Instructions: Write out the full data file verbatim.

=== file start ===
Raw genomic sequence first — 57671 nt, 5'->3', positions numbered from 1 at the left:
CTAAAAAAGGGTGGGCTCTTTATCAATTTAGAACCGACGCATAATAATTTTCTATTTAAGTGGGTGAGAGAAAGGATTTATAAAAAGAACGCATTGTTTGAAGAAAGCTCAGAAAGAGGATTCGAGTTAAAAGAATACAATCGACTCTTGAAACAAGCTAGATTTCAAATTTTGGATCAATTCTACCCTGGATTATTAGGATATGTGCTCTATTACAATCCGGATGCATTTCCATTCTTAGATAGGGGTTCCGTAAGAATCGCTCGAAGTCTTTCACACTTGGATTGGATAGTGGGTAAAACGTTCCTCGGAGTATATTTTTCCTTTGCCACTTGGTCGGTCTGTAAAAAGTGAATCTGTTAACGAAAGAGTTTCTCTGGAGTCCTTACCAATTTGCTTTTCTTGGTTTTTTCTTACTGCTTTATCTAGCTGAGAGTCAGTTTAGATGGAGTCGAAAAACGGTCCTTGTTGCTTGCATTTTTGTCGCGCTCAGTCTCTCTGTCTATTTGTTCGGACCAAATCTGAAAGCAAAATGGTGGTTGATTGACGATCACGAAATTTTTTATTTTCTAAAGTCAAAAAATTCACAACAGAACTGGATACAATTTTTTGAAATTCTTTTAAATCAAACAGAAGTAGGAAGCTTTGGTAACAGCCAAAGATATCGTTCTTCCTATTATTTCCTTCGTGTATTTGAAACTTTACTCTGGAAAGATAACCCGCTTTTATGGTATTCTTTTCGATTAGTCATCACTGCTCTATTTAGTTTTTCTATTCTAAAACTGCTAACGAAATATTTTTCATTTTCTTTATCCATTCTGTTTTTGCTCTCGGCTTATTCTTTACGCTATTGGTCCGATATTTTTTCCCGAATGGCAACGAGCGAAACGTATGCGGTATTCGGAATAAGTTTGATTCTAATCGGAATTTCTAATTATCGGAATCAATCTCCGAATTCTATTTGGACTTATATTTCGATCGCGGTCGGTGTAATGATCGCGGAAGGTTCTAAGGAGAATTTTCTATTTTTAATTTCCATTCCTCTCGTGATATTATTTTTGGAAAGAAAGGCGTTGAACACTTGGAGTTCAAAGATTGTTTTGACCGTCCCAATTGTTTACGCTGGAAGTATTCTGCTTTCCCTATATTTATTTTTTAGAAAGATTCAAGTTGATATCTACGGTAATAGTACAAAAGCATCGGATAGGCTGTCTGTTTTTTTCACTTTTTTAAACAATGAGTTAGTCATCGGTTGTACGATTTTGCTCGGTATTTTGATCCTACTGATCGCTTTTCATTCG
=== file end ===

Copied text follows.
Raw genomic sequence first — 57671 nt, 5'->3', positions numbered from 1 at the left:
CTAAAAAAGGGTGGGCTCTTTATCAATTTAGAACCGACGCATAATAATTTTCTATTTAAGTGGGTGAGAGAAAGGATTTATAAAAAGAACGCATTGTTTGAAGAAAGCTCAGAAAGAGGATTCGAGTTAAAAGAATACAATCGACTCTTGAAACAAGCTAGATTTCAAATTTTGGATCAATTCTACCCTGGATTATTAGGATATGTGCTCTATTACAATCCGGATGCATTTCCATTCTTAGATAGGGGTTCCGTAAGAATCGCTCGAAGTCTTTCACACTTGGATTGGATAGTGGGTAAAACGTTCCTCGGAGTATATTTTTCCTTTGCCACTTGGTCGGTCTGTAAAAAGTGAATCTGTTAACGAAAGAGTTTCTCTGGAGTCCTTACCAATTTGCTTTTCTTGGTTTTTTCTTACTGCTTTATCTAGCTGAGAGTCAGTTTAGATGGAGTCGAAAAACGGTCCTTGTTGCTTGCATTTTTGTCGCGCTCAGTCTCTCTGTCTATTTGTTCGGACCAAATCTGAAAGCAAAATGGTGGTTGATTGACGATCACGAAATTTTTTATTTTCTAAAGTCAAAAAATTCACAACAGAACTGGATACAATTTTTTGAAATTCTTTTAAATCAAACAGAAGTAGGAAGCTTTGGTAACAGCCAAAGATATCGTTCTTCCTATTATTTCCTTCGTGTATTTGAAACTTTACTCTGGAAAGATAACCCGCTTTTATGGTATTCTTTTCGATTAGTCATCACTGCTCTATTTAGTTTTTCTATTCTAAAACTGCTAACGAAATATTTTTCATTTTCTTTATCCATTCTGTTTTTGCTCTCGGCTTATTCTTTACGCTATTGGTCCGATATTTTTTCCCGAATGGCAACGAGCGAAACGTATGCGGTATTCGGAATAAGTTTGATTCTAATCGGAATTTCTAATTATCGGAATCAATCTCCGAATTCTATTTGGACTTATATTTCGATCGCGGTCGGTGTAATGATCGCGGAAGGTTCTAAGGAGAATTTTCTATTTTTAATTTCCATTCCTCTCGTGATATTATTTTTGGAAAGAAAGGCGTTGAACACTTGGAGTTCAAAGATTGTTTTGACCGTCCCAATTGTTTACGCTGGAAGTATTCTGCTTTCCCTATATTTATTTTTTAGAAAGATTCAAGTTGATATCTACGGTAATAGTACAAAAGCATCGGATAGGCTGTCTGTTTTTTTCACTTTTTTAAACAATGAGTTAGTCATCGGTTGTACGATTTTGCTCGGTATTTTGATCCTACTGATCGCTTTTCATTCG